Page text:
From superficial to deep, the external oblique, internal oblique, and transversus abdominis muscles anterolaterally and the rectus abdominis muscles medially form the abdominal wall. Deep to these muscles, the transversalis fascia separates the abdominal visceral contents from the muscles that form the abdominal wall. The nerves that innervate the abdominal wall musculature and supply sensory innervation to its overlying skin and peritoneum are derived from the ventral rami of the intercostal nerves from the 6th to 12th thoracic spinal nerves (T6 to T12) and the 1st lumbar spinal root (L1). The anterior and lateral cutaneous branches of the ventral rami of the intercostal nerves travel in the plane between the internal oblique muscle and the transversus abdominis muscle (known as the TA plane - TAP). There is a thin fascial sheet between the internal oblique muscle and transversus abdominis muscle in which the nerves lay between the fascia and the transversus abdominis muscle. The cutaneous branches of the T6 to T12 nerves branch and communicate with adjacent nerves within the TA plane, forming an extensive network that results in three plexuses: the intercostal plexus anterolaterally, the TAP plexus running with the deep circumflex iliac artery, and the rectus sheath plexus running with the deep inferior epigastric artery. The macroanatomy and sonoanatomy (static and dynamic) of these muscles and nerves are discussed in this chapter.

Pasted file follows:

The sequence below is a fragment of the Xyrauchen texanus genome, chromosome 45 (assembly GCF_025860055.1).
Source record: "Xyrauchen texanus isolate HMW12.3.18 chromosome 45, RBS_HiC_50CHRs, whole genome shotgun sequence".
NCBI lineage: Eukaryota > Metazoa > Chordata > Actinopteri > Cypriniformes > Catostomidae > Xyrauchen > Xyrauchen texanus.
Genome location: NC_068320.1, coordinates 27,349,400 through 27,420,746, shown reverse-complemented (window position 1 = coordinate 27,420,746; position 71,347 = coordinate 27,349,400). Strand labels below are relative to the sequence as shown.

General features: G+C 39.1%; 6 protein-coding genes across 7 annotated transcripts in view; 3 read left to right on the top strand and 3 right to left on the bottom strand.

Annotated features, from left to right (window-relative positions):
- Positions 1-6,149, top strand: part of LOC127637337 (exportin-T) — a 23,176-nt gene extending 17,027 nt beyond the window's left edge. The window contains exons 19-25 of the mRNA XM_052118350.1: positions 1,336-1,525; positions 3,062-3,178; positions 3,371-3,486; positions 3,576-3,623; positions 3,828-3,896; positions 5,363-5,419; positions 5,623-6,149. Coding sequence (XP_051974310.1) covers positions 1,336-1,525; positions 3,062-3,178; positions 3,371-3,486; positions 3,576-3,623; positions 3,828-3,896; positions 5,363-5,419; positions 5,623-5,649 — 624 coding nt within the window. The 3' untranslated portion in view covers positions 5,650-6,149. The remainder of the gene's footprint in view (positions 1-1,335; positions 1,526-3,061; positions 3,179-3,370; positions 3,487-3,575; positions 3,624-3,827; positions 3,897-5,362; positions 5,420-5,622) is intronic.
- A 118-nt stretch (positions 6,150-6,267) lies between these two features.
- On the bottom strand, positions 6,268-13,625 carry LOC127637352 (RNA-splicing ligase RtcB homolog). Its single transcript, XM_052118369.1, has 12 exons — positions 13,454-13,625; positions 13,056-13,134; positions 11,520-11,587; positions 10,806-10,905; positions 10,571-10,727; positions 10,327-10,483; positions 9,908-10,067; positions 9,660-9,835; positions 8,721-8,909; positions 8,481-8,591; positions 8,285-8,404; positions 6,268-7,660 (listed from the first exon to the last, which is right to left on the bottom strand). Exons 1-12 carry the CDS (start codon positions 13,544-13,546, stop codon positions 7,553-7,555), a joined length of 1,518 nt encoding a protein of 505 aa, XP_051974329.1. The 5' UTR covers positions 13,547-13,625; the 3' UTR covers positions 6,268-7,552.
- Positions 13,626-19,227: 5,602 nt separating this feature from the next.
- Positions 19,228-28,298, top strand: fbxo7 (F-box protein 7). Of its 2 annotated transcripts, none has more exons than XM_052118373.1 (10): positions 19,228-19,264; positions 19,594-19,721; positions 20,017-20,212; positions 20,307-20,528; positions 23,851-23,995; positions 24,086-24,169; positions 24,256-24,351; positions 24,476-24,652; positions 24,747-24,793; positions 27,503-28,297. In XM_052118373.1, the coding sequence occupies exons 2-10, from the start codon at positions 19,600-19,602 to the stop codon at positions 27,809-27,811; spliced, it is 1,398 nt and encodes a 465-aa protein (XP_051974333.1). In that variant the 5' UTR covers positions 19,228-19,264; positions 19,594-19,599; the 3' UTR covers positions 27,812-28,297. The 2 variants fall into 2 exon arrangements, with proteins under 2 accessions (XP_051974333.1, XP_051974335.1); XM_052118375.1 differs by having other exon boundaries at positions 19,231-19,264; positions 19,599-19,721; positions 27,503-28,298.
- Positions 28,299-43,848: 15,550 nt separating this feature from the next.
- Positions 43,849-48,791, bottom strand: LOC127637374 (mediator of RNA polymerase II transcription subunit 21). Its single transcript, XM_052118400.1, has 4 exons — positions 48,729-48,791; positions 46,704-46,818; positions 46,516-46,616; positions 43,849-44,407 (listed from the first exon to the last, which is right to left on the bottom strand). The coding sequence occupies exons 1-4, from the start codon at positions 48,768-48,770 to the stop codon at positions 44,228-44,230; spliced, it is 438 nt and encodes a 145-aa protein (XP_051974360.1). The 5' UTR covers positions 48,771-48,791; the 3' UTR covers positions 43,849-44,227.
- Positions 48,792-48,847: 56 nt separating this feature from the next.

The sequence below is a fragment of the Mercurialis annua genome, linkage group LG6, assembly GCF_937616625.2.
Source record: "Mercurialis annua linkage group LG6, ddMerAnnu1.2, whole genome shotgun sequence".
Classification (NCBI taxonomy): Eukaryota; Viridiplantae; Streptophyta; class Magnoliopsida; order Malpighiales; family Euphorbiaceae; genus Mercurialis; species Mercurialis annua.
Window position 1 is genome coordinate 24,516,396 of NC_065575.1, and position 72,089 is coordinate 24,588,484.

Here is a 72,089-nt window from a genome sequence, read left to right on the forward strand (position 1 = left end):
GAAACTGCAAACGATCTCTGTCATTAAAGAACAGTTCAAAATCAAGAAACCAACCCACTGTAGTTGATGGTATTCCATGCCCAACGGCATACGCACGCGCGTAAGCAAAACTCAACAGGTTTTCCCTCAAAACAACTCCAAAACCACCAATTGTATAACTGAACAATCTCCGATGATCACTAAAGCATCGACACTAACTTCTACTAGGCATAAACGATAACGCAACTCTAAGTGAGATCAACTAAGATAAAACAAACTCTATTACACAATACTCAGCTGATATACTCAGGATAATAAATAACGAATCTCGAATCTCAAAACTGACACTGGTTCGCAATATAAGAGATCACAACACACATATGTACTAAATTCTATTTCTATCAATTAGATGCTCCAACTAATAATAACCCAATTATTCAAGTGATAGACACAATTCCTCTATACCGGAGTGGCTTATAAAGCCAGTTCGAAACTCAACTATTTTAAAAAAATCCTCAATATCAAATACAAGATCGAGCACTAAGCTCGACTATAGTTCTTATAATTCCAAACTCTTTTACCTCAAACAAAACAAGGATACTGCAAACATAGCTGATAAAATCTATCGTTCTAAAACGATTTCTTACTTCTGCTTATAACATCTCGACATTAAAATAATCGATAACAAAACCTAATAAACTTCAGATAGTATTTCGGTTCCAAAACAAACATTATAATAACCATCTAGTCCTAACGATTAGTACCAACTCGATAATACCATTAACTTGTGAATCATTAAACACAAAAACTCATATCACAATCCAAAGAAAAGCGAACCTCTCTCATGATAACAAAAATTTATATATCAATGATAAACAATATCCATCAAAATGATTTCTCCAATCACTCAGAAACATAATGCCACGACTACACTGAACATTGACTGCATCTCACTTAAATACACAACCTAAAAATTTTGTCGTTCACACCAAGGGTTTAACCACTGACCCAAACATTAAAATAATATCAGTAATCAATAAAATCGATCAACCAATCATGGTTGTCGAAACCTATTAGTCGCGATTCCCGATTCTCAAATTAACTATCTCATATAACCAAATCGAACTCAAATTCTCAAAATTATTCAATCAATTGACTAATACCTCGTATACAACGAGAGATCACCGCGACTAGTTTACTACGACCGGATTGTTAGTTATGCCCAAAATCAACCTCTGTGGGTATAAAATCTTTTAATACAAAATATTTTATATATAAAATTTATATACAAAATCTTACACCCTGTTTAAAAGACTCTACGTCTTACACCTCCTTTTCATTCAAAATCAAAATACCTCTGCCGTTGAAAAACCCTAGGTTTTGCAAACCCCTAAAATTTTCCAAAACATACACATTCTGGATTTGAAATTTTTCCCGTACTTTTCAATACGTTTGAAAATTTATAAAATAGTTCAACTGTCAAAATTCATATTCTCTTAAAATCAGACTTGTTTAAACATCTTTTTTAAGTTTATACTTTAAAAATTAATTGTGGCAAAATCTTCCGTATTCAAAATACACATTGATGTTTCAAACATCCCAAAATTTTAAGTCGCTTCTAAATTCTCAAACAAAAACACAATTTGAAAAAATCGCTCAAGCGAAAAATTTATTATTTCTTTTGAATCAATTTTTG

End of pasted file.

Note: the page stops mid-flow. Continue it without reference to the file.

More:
Keywords: Acute pain medicine, Anterior rectus sheath, Arcuate line, Cutaneous branches of ventral rami, External oblique muscle, Iliohypgastric nerve, Ilioinguinal nerve, Intercostal nerves, Internal oblique muscle, Lumbar spinal roots, Peritoneum, Posterior rectus sheath, Regional anesthesia, TA plane, TAP, Transversalis fascia, Transversus abdominis muscle Rectus abdominis muscle, Ventral rami of the intercostal nerves.